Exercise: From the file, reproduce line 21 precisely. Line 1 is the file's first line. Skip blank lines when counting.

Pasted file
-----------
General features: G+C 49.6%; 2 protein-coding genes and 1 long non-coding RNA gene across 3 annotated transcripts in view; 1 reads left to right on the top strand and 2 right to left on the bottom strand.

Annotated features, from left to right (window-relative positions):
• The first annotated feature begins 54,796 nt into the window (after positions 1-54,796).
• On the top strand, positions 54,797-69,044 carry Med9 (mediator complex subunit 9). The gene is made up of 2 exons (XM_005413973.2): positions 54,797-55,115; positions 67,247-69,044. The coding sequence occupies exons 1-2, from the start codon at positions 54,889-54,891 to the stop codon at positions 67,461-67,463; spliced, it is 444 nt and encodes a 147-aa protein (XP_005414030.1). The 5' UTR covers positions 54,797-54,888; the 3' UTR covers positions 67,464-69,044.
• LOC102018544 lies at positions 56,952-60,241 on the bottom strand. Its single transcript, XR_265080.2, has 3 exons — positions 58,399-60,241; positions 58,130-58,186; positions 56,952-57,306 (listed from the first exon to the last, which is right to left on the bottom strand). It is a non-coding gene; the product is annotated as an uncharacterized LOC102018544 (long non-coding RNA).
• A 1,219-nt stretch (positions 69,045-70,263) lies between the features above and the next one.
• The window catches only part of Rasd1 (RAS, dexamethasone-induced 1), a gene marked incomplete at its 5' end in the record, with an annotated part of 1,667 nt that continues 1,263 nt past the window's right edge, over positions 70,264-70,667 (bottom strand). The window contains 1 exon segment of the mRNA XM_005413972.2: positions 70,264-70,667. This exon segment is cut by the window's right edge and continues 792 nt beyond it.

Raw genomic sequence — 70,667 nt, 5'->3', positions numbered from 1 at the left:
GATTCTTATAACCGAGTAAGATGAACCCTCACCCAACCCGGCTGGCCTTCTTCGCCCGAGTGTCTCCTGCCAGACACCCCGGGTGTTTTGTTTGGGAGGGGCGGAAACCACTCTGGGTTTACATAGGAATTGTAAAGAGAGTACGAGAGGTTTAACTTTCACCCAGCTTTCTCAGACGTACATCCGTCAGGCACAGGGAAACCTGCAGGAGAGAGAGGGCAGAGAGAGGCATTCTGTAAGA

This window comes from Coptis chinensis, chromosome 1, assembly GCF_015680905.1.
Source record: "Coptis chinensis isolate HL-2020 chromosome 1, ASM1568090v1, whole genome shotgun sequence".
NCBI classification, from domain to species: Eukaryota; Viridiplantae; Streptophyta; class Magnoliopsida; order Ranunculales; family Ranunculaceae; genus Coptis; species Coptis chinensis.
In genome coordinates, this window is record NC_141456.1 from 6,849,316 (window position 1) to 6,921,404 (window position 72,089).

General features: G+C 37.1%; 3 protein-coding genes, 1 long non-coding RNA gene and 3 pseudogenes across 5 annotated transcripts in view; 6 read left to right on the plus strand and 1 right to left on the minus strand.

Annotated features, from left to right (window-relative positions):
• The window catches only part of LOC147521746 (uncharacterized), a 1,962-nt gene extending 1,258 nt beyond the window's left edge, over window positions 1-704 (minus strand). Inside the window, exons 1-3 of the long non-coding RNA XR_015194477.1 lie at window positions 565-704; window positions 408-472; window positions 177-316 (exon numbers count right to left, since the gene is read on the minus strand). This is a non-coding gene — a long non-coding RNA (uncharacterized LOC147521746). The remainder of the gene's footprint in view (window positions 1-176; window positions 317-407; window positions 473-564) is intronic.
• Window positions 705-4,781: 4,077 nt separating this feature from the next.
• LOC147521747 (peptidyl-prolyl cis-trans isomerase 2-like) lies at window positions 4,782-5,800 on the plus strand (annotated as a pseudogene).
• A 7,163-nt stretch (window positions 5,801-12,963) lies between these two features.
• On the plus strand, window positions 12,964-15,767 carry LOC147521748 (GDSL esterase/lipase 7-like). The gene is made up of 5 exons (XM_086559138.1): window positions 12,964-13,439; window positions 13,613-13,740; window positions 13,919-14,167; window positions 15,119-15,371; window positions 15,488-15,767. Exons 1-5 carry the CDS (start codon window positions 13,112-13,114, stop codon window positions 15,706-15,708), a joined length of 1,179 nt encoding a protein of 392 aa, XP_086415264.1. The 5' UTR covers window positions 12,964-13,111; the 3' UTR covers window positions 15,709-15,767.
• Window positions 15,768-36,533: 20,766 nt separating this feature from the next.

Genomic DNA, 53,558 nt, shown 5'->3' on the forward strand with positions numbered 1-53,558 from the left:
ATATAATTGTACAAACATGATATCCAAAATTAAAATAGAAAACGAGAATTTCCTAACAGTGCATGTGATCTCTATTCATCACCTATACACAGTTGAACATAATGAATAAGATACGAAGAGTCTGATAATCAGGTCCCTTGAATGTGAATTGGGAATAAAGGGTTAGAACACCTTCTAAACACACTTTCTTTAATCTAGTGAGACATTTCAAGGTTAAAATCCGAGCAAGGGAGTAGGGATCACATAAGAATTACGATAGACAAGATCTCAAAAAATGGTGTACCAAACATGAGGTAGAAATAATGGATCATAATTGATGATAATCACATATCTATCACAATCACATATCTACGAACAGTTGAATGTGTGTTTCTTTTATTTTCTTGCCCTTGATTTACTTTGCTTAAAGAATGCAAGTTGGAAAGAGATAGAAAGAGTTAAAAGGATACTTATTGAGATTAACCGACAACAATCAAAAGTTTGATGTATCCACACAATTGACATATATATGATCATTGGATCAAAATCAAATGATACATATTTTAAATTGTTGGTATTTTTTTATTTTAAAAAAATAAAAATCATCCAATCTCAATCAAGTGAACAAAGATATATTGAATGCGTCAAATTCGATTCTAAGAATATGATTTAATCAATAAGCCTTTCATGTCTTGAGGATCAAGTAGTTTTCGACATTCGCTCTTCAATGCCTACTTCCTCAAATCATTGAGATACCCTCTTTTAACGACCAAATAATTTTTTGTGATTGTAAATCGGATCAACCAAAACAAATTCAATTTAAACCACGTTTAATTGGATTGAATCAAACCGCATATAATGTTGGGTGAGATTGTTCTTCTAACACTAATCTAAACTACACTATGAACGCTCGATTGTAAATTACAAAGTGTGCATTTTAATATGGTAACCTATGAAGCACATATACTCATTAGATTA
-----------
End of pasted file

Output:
• Window positions 15,768-36,533: 20,766 nt separating this feature from the next.